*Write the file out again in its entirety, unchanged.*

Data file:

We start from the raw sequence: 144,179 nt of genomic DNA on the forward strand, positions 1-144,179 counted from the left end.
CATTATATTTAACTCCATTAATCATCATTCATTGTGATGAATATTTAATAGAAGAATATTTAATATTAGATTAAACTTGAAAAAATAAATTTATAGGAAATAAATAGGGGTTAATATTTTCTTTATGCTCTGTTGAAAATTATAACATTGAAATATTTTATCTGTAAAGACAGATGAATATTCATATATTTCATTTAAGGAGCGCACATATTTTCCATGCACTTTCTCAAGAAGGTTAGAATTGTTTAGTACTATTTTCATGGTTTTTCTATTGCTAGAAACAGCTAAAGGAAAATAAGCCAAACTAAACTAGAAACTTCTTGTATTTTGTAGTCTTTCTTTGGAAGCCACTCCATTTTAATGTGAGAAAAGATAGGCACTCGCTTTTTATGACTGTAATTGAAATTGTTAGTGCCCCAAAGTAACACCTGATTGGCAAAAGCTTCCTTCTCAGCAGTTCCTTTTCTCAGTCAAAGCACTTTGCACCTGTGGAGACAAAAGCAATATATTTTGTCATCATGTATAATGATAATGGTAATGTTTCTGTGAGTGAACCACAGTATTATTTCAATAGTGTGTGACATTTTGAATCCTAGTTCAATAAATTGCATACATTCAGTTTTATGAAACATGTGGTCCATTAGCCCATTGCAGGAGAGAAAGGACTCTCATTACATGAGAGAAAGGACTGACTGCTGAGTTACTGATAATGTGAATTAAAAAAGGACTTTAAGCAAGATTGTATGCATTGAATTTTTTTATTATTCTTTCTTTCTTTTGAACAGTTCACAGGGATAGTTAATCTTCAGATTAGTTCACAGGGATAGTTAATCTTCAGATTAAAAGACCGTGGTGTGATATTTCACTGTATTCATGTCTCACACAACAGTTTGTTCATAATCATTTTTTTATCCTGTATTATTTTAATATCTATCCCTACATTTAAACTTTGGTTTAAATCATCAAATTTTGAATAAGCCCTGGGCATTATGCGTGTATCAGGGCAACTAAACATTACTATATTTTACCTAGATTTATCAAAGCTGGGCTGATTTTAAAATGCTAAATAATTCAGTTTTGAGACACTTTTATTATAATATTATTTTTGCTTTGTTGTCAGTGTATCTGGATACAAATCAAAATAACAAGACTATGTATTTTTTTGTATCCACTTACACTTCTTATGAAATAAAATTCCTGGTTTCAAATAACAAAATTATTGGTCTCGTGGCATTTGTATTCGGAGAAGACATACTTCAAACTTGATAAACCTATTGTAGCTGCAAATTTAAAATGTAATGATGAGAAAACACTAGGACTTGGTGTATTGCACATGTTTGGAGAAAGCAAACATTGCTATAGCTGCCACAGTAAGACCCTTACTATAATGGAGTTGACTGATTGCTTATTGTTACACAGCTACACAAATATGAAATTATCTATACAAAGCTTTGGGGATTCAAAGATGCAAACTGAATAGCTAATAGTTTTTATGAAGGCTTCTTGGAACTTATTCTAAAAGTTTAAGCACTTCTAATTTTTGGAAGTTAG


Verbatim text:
We start from the raw sequence: 144,179 nt of genomic DNA on the forward strand, positions 1-144,179 counted from the left end.
CATTATATTTAACTCCATTAATCATCATTCATTGTGATGAATATTTAATAGAAGAATATTTAATATTAGATTAAACTTGAAAAAATAAATTTATAGGAAATAAATAGGGGTTAATATTTTCTTTATGCTCTGTTGAAAATTATAACATTGAAATATTTTATCTGTAAAGACAGATGAATATTCATATATTTCATTTAAGGAGCGCACATATTTTCCATGCACTTTCTCAAGAAGGTTAGAATTGTTTAGTACTATTTTCATGGTTTTTCTATTGCTAGAAACAGCTAAAGGAAAATAAGCCAAACTAAACTAGAAACTTCTTGTATTTTGTAGTCTTTCTTTGGAAGCCACTCCATTTTAATGTGAGAAAAGATAGGCACTCGCTTTTTATGACTGTAATTGAAATTGTTAGTGCCCCAAAGTAACACCTGATTGGCAAAAGCTTCCTTCTCAGCAGTTCCTTTTCTCAGTCAAAGCACTTTGCACCTGTGGAGACAAAAGCAATATATTTTGTCATCATGTATAATGATAATGGTAATGTTTCTGTGAGTGAACCACAGTATTATTTCAATAGTGTGTGACATTTTGAATCCTAGTTCAATAAATTGCATACATTCAGTTTTATGAAACATGTGGTCCATTAGCCCATTGCAGGAGAGAAAGGACTCTCATTACATGAGAGAAAGGACTGACTGCTGAGTTACTGATAATGTGAATTAAAAAAGGACTTTAAGCAAGATTGTATGCATTGAATTTTTTTATTATTCTTTCTTTCTTTTGAACAGTTCACAGGGATAGTTAATCTTCAGATTAGTTCACAGGGATAGTTAATCTTCAGATTAAAAGACCGTGGTGTGATATTTCACTGTATTCATGTCTCACACAACAGTTTGTTCATAATCATTTTTTTATCCTGTATTATTTTAATATCTATCCCTACATTTAAACTTTGGTTTAAATCATCAAATTTTGAATAAGCCCTGGGCATTATGCGTGTATCAGGGCAACTAAACATTACTATATTTTACCTAGATTTATCAAAGCTGGGCTGATTTTAAAATGCTAAATAATTCAGTTTTGAGACACTTTTATTATAATATTATTTTTGCTTTGTTGTCAGTGTATCTGGATACAAATCAAAATAACAAGACTATGTATTTTTTTGTATCCACTTACACTTCTTATGAAATAAAATTCCTGGTTTCAAATAACAAAATTATTGGTCTCGTGGCATTTGTATTCGGAGAAGACATACTTCAAACTTGATAAACCTATTGTAGCTGCAAATTTAAAATGTAATGATGAGAAAACACTAGGACTTGGTGTATTGCACATGTTTGGAGAAAGCAAACATTGCTATAGCTGCCACAGTAAGACCCTTACTATAATGGAGTTGACTGATTGCTTATTGTTACACAGCTACACAAATATGAAATTATCTATACAAAGCTTTGGGGATTCAAAGATGCAAACTGAATAGCTAATAGTTTTTATGAAGGCTTCTTGGAACTTATTCTAAAAGTTTAAGCACTTCTAATTTTTGGAAGTTAG